even of the Levite class, the household of faith; consequently, they could not be of the priestly class.
(What they are, are the “blind guides”, false shepherds leading many astray.)
Although many others of the ministers of the nominal church, as well as of the laity, have reached the
position of justification through faith in the Lord's redemptive work, and although some of them have
washed at the brazen laver, purifying their lives through the Word of truth, yet comparatively few have
gone on to take the (“Second”) step of full consecration necessary to their becoming members of the
Royal Priesthood-necessary to their having the right to enter into the Holy, to discern the glorious truths
represented therein, "the deep things of God," which can be seen only in the light coming from the
Golden Candlestick, symbolizing the enlightenment of the Holy Spirit.
But if the word "ministers" be used in the Scriptural sense, as signifying servants-persons devoted to
the service of God, consecrated to do his will even unto death, then the term "minister" will be
applicable, not only to those of this class who do public preaching, but to those of this class also who
with different talents are serving the Lord and laying down their lives for the brethren in other ways
public and private.
Human systems, misnamed churches of Christ, have raised false standards on the subjects of the
priesthood, and have separated God's people contrary to his arrangement, into "clergy" and "laity."
Very shortly now the Lord will show how different is the divine standard of measurement; for surely then
will be demonstrated what our Lord and the apostles explicitly declared, that "not many wise men after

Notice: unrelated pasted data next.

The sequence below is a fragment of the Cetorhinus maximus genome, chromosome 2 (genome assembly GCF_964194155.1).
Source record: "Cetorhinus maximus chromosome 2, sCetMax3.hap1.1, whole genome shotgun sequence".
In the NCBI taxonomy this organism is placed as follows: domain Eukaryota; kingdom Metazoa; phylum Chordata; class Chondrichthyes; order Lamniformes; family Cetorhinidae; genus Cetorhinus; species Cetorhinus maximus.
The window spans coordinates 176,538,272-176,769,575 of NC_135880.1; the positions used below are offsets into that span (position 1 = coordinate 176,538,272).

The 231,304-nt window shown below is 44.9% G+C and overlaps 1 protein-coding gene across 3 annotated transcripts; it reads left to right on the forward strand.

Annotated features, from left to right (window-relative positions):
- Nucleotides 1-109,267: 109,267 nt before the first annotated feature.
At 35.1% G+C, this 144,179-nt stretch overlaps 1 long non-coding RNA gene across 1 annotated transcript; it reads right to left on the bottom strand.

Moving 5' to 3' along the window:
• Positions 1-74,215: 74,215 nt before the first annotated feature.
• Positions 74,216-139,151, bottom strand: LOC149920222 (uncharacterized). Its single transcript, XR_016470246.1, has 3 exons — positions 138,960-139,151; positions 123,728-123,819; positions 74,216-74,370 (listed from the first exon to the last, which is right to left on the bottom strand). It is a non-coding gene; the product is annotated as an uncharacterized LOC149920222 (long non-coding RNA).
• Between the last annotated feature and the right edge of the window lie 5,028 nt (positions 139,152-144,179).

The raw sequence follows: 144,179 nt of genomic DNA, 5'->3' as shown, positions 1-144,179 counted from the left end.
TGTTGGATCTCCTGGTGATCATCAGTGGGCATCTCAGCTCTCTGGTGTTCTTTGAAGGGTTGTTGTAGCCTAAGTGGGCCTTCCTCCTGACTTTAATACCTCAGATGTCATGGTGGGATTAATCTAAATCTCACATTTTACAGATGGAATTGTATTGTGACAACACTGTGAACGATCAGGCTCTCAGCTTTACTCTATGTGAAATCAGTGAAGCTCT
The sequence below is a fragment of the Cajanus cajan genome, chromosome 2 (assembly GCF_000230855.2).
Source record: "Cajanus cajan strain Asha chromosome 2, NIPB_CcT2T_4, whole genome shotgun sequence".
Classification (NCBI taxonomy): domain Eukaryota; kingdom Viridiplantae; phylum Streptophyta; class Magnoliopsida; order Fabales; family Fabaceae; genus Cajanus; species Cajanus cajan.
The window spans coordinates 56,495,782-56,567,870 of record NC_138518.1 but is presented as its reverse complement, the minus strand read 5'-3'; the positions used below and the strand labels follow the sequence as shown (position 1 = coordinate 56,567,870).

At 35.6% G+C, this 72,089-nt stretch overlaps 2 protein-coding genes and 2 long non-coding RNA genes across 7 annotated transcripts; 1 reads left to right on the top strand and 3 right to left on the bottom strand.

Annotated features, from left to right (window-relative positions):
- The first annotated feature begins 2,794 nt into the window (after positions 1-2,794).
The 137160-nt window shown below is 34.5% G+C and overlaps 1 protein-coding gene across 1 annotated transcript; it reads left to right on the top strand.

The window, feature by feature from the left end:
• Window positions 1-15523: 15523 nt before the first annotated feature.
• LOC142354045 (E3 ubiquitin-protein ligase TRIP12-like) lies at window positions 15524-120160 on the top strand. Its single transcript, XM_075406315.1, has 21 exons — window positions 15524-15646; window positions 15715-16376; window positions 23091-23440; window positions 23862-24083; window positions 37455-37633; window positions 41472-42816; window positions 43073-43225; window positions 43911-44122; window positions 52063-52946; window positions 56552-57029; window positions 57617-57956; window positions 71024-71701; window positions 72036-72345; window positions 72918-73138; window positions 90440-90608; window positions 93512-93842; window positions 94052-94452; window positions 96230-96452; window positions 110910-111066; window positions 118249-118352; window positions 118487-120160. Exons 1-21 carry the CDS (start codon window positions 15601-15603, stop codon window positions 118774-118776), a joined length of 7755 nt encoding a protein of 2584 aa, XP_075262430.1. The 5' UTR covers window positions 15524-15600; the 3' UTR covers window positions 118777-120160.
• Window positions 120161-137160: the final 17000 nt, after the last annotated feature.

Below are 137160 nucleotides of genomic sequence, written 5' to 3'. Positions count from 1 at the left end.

the flesh, not many mighty, not many noble, are called" and accepted into his priesthood; but chiefly
"the poor of this world, rich in faith, to be heirs of the Kingdom." (1 Cor 1:26; Jas 2:5)
Amongst the Lord's priests will be found some very lightly esteemed amongst men, some who have been
mechanics or farmers or laborers or housekeepers, but whose hearts were fully devoted to the Lord, and
whose ministry consisted in doing with their might whatsoever their hands found to do, as unto the Lord-
doing good unto all men as they had opportunity, especially to the household of faith-- laying down their
lives for the brethren. When the lists shall be proclaimed doubtless the names of many highly esteemed
amongst men, the names of many great and noble and wise and learned, honored of men and expected
to be honored of the Lord, may be found wanting; because, in their love for the approval of men they
sought not exclusively the honor which cometh from God only-because either of their failure in not
exercising the proper faith in the ransom, or because of their failure to exercise the proper consecration,
--devotion of their lives to the Lord's service.
Unfortunately like many, their true devotion was not to Lord alone, to the truth, but rather to the
particular sect or organization to which they belonged.
It is to this priestly class that the Golden Text is applicable. Their thankfulness to the Lord for his mercies
and blessings leads them to count not their lives dear unto themselves, but to lay down their lives
willingly in his service. Their hearts are filled with praise, because, having made consecration of
themselves, and having entered thus the courts of the Lord to be seated with Christ in heavenly
conditions (the spirit begotten condition of the “Holy”), the heavenly light and food supplied them
enables them to rejoice exceedingly even in tribulation, even in matters which otherwise, according to the
flesh, without the strength and enlightenment of the truth, would discourage them and cause them fear.
Because they have entered into this fellowship with the Lord in his sufferings, with his spirit of
appreciation, therefore they may be joyful even in the house of their pilgrimage (even whilst residing
in these corruptible earthen vessels) --and when the pilgrimage of the present life is ended, and as new
creatures they shall pass beyond the vail, there shall be fullness of joy for them as they enter into the
joys of their Lord in the full and complete sense-made like him, seeing him as he is, and sharing his